Seligman was next…just a blip on the road, and one of those towns where it was hard to discern Route 66 relics from modern economic downturn. This is the home of the “RoadKill Cafe”–a place we did NOT look up. Well, at the time we didn’t know about it, but still–even I have my standards…
We didn’t spend any more time here than it took to get these pictures–just kept going.
Only thing of interest for some time was seeing a fire in the distance. As we got almost on top of it (still a long way to the right of us), an electronic road sign let travelers know that it had been a pre-planned fire. So I hope it all went the way they wanted it to. Still a little scary to see–especially since we didn’t know if we would be driving through it.
Twin Arrows was next–a place held together by memories and a lot of spray paint.
The books said that there wasn’t a place to pull off–at least for eastbound travelers. Well, where there’s a will (and an overpass), there’s a way.
This puts me in mind of “WALL-E”
This used to be a diner, gas station, and trading post. Now it is a canvas for grafitti artists, it seems.
This property is now owned by the Hopi nation, who also owns the casino across the highway (which we couldn’t even see). I didn’t think about it being private property–I just jollied on into the buildings. Not creepy at all…
Definitely an interesting place.
We missed a lot of towns along this way because we were in a high hurry to get to Meteor Crater. This part of the road is the segment we will be revisiting in October.
Speaking of Meteor Crater:
Quite a few stairs–I didn’t get all the way to the top this time.
Here’s a close-up of the center^.
Here’s a Wiki site to read more about it: https://en.wikipedia.org/wiki/Meteor_Crater
And of course the area around it had its businesses, which have come and gone.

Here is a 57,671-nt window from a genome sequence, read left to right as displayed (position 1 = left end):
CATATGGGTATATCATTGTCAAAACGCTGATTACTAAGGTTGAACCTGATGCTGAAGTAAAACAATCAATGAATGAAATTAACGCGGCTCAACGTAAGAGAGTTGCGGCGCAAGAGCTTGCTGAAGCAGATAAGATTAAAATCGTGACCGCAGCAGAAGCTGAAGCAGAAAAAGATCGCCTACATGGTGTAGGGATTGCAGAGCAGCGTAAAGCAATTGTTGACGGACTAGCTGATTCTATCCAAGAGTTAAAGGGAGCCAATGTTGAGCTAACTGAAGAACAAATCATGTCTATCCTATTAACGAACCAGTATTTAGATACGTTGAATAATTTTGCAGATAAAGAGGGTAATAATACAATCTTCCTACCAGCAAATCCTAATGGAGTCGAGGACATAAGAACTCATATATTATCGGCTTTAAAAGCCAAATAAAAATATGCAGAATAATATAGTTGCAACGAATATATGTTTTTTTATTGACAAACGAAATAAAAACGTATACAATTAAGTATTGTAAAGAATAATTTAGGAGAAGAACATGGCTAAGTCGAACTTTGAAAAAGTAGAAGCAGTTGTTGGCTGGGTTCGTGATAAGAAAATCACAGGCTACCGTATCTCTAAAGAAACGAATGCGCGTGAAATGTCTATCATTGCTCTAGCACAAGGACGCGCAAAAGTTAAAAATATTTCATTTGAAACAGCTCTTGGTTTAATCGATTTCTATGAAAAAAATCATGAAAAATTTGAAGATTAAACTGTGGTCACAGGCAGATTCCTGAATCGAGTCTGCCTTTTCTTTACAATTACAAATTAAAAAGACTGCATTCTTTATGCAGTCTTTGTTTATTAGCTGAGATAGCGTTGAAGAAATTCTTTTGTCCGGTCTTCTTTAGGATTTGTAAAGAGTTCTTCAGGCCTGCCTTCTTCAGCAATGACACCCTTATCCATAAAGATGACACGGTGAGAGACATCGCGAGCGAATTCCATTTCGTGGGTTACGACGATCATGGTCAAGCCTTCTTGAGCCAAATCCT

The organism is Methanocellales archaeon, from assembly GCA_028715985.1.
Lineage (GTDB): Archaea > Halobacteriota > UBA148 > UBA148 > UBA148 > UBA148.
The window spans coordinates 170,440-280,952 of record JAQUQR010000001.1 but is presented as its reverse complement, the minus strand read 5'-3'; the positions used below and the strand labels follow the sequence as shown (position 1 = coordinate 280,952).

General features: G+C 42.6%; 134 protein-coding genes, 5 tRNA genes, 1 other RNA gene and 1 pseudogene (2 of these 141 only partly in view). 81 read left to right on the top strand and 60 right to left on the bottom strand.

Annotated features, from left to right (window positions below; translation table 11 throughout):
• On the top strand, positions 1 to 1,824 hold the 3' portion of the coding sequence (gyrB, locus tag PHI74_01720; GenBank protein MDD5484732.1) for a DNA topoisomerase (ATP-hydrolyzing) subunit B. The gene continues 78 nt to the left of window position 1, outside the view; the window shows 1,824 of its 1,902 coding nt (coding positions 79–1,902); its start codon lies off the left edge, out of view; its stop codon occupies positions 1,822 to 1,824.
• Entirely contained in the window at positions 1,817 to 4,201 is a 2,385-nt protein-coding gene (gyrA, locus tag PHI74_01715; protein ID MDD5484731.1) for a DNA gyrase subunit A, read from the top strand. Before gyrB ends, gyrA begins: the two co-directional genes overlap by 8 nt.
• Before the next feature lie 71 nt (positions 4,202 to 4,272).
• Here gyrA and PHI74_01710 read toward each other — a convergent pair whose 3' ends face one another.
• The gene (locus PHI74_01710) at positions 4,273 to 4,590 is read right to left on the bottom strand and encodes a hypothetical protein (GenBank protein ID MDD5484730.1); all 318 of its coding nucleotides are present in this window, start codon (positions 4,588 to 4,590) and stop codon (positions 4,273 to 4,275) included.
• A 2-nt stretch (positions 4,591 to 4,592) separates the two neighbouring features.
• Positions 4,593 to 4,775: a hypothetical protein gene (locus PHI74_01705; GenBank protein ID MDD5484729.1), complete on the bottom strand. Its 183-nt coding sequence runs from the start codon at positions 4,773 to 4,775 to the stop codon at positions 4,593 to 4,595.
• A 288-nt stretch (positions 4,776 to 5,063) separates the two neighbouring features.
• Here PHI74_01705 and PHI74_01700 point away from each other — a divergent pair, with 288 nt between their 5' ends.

There’s an old observation tower off in the distance, nothing but ruins now:
Below is Meteor City, an abandoned trading post which will probably end up collapsing in on itself someday:
We spent a considerable amount of time at Meteor Crater, both inside the center and outside, and the day was getting older and dimmer. Off we went again.
Winslow, Arizona–such a fine sight to see. This is a town we’ll have to explore in more detail next time–we only had enough bandwidth for The Corner–made famous by The Eagles.
“Standin’ on the corner in Winslow, Arizona//Such a fine sight to see//It’s a girl my lord in a flatbed Ford//Slowin’ down to take a look at me”
And this would be that corner, that Ford, and that guy on said corner. All fiction, but the townsfolk decided “what the hey” and financed this set-up.
Short visit, but so fun!
Joseph City was next, home of the Jackrabbit Trading Post (still in operation). We didn’t go in–just got the pics.
Yes, you’re allowed to sit on the big grey bunny rabbit. Not that we did.
I wish we had.
OK–next stop–Holbrook, Arizona–home of the Wigwam Motel, which is where we spent the night.
We had the wigwam on the end, which was enhanced by the blue Ford Falcon van and the green Nash Airflyte.
This is what the rest of the place looked like:
I love this!
Even the lobby of the motel was dressed to the nines.
Then it was off to get some dinner:
Then it was time for bed. Good night!
Tomorrow we head away from the Route to spend the night in Roswell–on our way to Carlsbad Caverns.
* My thanks to Sara Sanchez of Trinity Entertainment Group for the permission to use Fernando Ortega’s song lyrics in this blog.